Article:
A village from the time of Hans Christian Andersen

"It was lovely summer weather in the country, and the golden corn, the green oats, and the haystacks piled up in the meadows looked beautiful. The stork walking about on his long red legs chattered in the Egyptian language, which he had learnt from his mother. The corn-fields and meadows were surrounded by large forests, in the midst of which were deep pools. It was, indeed, delightful to walk about in the country."

'The Ugly Duckling' (1843), Hans Christian Andersen.

Hans Christian Andersen was Denmark's great author of the 19th century. In a way, he could be said to be the Dane of the 19th century. He made use of Danish surroundings when writing his tales and, in his comprehensive memoirs, he has described a Denmark and a world in a process of colossal change.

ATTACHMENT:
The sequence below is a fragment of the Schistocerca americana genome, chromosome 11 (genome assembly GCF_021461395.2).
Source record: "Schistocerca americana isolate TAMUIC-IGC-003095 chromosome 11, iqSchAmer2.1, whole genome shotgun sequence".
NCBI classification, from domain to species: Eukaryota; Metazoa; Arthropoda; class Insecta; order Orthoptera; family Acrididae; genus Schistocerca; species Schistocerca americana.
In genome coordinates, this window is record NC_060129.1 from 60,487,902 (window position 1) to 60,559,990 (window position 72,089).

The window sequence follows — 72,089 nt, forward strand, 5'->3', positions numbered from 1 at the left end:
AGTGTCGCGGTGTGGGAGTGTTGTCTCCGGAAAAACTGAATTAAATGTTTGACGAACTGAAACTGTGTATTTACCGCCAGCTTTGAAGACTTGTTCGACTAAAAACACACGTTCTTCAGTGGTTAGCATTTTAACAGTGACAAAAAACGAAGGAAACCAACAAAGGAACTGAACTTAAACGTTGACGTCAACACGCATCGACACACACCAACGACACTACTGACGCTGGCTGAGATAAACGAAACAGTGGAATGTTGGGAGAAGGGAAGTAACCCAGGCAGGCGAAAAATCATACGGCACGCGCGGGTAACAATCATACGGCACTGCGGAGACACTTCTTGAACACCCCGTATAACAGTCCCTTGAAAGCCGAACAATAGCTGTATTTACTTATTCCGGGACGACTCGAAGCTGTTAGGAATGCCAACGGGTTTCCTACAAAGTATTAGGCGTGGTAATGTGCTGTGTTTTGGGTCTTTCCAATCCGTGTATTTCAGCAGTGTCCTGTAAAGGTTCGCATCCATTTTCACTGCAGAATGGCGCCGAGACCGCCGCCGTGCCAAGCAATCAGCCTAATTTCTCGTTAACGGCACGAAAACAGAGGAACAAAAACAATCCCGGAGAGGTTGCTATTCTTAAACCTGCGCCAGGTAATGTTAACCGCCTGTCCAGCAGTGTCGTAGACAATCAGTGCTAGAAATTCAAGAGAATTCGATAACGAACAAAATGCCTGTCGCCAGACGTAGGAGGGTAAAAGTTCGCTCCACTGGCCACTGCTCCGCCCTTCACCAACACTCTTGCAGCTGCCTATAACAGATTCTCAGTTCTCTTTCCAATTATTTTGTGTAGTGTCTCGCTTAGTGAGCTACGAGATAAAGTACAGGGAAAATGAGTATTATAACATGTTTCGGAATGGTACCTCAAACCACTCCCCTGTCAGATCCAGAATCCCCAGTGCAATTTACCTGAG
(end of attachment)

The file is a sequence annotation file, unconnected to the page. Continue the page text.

If you look at the history of the 19th century in a little more detail, you soon discover that it was one characterised by incredible technical, political, social and economic progress. In a sense, it was a precursor of the 20th century, which it thought of by most people as being the century of development.

In many ways, Hans Christian Andersen's age was just as interesting as the 20th century. For he experienced both an old form of society that pointed back to the Renaissance and the Middle Ages as well as a new democratic, technically advanced one that pointed forwards. In his work he find traces of all of this, including his illuminating remarks on both Funen village life and the world of the 19th century. 



Odense City Museums
Overgade 48
DK-5000 Odense C
Tel +45 6551 4601
CVR: 39156040
EAN: 5790002433825


Get updated with news and offers (Only available in danish)
Sign Up